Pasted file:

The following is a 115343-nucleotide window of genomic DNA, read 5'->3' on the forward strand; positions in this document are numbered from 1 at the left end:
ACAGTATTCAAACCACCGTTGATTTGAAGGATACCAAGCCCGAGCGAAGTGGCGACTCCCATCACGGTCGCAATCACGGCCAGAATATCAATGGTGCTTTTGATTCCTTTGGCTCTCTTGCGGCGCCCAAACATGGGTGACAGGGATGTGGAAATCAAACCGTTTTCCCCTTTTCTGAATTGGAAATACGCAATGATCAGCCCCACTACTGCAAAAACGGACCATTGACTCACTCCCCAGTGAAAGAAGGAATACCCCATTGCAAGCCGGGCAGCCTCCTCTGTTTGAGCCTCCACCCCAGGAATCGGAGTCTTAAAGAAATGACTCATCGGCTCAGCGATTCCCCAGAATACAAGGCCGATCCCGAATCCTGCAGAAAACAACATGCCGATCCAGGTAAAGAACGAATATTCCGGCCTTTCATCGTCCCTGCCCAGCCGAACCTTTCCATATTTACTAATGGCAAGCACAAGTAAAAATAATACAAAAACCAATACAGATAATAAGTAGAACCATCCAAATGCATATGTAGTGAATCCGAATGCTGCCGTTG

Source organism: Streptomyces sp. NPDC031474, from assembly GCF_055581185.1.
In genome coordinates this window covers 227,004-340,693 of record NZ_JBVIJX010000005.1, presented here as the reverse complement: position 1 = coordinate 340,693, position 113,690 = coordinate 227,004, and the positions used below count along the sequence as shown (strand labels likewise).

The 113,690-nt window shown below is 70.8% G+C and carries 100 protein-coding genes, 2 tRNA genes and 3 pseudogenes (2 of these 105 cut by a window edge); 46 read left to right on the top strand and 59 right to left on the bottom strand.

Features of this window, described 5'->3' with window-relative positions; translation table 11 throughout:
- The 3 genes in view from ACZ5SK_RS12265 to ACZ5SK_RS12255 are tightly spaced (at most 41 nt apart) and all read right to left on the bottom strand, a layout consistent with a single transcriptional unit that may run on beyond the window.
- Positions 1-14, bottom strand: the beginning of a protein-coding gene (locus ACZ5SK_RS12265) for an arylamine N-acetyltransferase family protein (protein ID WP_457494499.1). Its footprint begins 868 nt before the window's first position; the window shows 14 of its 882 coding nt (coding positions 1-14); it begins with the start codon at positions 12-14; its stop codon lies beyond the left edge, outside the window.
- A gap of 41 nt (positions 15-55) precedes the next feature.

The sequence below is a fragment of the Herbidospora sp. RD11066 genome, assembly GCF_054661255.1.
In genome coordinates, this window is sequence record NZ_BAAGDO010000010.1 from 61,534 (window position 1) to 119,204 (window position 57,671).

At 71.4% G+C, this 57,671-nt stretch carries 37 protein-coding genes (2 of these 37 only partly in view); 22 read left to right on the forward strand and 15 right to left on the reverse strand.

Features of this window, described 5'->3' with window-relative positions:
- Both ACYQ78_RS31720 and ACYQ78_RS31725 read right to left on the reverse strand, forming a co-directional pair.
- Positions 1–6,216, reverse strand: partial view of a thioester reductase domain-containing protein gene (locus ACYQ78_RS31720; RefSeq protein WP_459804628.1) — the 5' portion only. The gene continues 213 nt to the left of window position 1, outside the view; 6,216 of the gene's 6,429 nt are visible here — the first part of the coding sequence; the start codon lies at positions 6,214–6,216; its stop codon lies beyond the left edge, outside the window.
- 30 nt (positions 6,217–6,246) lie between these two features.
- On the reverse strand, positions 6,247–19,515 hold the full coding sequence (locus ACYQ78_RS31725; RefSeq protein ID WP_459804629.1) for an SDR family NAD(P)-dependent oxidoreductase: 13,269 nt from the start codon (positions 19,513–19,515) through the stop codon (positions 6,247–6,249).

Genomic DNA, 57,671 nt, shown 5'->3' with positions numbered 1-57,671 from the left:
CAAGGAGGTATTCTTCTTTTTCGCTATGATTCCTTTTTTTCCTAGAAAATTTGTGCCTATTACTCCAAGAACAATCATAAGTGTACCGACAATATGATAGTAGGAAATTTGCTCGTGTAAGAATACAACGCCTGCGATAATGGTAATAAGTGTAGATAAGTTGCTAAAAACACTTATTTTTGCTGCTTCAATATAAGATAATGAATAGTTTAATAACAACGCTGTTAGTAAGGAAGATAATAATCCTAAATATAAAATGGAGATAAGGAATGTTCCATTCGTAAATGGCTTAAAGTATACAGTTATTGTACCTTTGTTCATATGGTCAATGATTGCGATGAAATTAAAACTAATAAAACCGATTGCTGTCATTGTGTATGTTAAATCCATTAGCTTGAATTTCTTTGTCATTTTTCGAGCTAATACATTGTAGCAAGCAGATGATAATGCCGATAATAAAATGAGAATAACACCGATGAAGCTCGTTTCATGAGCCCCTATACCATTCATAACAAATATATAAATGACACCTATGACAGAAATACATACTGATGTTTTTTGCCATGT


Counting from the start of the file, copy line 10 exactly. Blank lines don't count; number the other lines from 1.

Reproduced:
The sequence below is a fragment of the Herbidospora sp. RD11066 genome, assembly GCF_054661255.1.